An NIU fraternity has become the first to nationally abolish their regular pledging system, and they feel other fraternities and sororities will soon follow their example.
The national chapters of Phi Sigma Kappa began their “brotherhood program” in fall of 1990 in order to make their rushees “feel more comfortable with the brothers in the house,” said Rich Shippy, public relations chair of Phi Sigma Kappa.
“The previous pledging system seemed to alienate a lot of the younger pledges,” Shippy said. “However, our new brotherhood program helps rushees feel more comfortable with people in the house because they are treated like a brother.”
The brotherhood program is conducted differently than the pledge programs many other fraternities currently use. Men who are interested in joining the house are invited to come to the house and possibly receive a rushing bid, which encourages them to attend different activities with other people in the house, Shippy said.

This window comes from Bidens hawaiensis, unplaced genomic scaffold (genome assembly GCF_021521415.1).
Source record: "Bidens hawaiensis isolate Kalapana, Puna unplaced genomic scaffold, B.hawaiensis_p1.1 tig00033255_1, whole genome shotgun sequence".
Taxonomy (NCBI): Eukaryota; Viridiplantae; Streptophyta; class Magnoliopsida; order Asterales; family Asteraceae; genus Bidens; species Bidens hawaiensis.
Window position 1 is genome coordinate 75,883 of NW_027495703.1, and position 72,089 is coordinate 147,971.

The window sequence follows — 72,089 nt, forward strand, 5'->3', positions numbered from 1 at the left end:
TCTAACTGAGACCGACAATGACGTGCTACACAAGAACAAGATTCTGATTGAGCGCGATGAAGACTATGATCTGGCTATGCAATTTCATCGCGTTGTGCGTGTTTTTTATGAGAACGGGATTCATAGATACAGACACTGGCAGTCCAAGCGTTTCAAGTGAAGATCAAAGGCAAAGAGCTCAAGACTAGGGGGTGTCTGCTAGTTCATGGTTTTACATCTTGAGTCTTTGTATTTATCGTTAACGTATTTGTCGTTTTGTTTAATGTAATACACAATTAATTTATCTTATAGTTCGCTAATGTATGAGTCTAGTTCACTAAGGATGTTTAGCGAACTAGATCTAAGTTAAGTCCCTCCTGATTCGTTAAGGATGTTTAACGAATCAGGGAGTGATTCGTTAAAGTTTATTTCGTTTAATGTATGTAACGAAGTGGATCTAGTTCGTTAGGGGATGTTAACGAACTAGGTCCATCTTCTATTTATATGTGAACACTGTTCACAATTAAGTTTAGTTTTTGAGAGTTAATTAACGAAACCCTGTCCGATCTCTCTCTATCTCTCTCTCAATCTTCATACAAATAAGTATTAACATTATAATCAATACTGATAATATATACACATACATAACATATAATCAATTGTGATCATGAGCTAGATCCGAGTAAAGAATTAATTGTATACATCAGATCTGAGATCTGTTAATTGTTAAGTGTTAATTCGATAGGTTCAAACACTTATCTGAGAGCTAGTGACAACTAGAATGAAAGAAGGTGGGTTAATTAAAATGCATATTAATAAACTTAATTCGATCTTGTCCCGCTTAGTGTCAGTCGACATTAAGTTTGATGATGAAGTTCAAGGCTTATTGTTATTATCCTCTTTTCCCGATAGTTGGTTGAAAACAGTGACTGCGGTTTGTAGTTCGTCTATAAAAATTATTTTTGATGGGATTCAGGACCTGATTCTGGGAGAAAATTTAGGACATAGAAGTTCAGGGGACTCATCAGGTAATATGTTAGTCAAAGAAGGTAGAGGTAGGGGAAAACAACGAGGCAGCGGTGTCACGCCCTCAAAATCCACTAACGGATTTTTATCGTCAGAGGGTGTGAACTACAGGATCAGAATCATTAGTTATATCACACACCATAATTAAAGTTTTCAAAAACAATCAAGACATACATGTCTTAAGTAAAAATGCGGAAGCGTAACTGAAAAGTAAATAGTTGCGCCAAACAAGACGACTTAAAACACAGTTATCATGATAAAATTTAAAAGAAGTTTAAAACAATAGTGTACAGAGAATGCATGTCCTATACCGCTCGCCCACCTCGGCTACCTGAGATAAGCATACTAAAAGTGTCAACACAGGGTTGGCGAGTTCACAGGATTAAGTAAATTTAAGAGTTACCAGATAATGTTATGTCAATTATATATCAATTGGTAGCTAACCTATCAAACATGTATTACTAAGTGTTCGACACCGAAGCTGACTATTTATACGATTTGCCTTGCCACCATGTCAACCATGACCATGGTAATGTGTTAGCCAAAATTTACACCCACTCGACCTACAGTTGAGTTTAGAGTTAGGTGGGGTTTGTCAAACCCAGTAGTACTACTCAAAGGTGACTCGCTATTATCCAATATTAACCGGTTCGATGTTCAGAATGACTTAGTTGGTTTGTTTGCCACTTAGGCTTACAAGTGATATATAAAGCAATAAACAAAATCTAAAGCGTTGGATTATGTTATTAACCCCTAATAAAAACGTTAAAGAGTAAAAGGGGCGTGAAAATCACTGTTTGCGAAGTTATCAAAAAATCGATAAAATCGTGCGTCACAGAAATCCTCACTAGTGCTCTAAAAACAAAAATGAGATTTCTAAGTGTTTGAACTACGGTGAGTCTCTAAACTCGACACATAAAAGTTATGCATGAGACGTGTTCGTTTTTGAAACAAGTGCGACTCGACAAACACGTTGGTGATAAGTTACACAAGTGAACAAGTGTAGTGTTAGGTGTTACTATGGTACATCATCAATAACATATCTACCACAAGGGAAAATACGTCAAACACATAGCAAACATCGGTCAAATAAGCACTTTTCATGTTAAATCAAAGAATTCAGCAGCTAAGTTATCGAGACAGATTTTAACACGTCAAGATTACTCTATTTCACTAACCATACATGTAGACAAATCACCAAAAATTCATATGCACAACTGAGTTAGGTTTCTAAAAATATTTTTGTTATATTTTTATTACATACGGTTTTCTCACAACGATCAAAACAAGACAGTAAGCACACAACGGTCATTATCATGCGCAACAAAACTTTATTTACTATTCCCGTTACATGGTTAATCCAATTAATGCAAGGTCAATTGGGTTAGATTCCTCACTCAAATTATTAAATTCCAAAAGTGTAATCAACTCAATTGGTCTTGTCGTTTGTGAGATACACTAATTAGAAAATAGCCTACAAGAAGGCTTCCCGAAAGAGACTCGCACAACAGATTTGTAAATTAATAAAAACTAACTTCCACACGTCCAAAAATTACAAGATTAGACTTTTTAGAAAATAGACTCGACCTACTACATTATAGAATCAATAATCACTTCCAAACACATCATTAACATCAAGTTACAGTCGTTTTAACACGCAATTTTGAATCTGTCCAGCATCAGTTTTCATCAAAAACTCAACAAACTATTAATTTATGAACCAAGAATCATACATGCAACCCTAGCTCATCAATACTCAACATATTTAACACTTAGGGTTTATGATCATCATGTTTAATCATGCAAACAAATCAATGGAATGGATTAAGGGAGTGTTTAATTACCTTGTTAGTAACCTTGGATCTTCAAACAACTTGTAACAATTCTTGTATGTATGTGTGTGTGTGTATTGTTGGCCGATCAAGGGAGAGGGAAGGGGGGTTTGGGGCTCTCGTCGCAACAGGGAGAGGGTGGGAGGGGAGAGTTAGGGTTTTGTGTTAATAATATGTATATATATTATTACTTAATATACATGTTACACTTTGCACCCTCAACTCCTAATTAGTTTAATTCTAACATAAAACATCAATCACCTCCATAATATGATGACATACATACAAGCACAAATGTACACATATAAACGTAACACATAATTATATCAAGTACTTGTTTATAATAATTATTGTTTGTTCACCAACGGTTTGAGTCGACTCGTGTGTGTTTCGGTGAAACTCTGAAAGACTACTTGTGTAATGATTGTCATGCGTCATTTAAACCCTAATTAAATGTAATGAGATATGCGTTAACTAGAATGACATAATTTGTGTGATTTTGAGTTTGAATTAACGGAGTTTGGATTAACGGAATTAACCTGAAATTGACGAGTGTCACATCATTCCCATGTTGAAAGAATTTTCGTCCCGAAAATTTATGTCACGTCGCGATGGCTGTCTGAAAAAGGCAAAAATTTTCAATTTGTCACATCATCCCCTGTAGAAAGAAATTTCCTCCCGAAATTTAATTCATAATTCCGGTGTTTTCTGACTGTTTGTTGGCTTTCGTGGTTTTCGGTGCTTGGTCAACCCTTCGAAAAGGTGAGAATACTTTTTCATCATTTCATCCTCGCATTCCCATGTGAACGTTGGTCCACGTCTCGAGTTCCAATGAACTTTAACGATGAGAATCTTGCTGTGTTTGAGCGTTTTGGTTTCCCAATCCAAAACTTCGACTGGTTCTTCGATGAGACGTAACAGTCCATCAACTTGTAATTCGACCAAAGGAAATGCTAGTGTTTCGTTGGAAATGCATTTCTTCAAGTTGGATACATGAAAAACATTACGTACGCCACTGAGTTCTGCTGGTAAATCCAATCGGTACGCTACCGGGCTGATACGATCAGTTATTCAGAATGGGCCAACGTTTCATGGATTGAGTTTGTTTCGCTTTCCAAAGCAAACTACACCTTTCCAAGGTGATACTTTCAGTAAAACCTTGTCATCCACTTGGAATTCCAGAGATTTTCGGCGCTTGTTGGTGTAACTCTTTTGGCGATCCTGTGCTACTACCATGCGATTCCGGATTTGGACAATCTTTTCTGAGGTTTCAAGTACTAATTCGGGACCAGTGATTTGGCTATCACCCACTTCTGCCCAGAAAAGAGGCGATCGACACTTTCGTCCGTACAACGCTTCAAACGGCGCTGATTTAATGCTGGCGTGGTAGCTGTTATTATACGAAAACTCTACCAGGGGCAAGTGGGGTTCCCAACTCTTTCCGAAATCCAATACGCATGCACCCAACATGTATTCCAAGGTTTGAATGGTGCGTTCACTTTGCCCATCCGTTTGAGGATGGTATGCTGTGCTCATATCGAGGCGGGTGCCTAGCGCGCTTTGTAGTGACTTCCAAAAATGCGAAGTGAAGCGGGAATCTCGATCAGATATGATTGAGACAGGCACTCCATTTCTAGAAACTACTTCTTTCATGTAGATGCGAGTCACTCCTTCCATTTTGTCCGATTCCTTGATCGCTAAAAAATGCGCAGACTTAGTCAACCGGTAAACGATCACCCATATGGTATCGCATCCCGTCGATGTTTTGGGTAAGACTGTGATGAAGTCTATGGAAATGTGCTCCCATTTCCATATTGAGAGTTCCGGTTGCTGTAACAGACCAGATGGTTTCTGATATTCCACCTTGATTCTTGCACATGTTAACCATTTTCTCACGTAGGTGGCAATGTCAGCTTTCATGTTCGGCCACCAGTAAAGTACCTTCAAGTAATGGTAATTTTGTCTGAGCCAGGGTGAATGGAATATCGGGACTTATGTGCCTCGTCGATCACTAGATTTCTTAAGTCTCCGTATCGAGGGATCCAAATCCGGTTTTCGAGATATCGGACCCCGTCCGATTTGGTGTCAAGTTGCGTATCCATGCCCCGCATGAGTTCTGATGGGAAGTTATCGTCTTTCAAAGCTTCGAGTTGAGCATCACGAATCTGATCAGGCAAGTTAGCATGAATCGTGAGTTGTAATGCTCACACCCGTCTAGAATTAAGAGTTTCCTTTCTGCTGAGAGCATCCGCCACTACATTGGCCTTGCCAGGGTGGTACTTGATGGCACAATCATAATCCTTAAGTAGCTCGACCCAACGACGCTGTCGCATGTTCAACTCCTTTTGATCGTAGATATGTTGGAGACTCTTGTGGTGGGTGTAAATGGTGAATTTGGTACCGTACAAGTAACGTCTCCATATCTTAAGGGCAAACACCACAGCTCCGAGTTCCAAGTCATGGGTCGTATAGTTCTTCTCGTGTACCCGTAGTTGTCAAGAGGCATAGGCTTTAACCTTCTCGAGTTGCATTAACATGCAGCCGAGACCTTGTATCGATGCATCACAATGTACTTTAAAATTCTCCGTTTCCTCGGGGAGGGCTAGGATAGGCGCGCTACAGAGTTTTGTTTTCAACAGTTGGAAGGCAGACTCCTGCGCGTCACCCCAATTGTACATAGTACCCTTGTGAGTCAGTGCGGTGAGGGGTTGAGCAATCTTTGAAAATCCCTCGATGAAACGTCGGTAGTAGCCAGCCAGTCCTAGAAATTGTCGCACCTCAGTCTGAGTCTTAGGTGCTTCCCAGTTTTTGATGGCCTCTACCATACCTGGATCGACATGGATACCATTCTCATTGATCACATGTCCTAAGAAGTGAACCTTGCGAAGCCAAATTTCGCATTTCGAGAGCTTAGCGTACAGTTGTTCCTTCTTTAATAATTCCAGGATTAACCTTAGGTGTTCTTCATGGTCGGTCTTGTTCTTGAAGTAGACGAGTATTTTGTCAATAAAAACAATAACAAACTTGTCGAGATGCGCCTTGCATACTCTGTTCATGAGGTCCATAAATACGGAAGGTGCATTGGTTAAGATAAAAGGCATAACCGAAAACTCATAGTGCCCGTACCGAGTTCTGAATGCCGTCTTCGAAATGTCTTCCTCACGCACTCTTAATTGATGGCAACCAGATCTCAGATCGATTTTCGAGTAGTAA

“When the brothers get to know the rushee well enough and decide they want them in the house, they become activated,” Shippy said.
Junior Michael Bell participated in the Phi Sigma Kappa brotherhood program this semester and was activated in six and a half weeks. He said he loved the program because as an older student, he didn’t have the time to dedicate solely to pledging.
“We were never forced to do anything,” Bell said. “If we couldn’t be at a certain event, it was understood.
“I think in a few years almost all of the fraternities will abolish their pledging programs, which would abolish some of the forms of hazing which occurs,” Bell said.
Todd Blockinger, another rushee for Phi Sigma Kappa who was recently activated, said the brotherhood program drew him to the house because he didn’t want to be an actual pledge.
“I think it (the brotherhood program) creates a greater bond of brotherhood,” Blockinger said.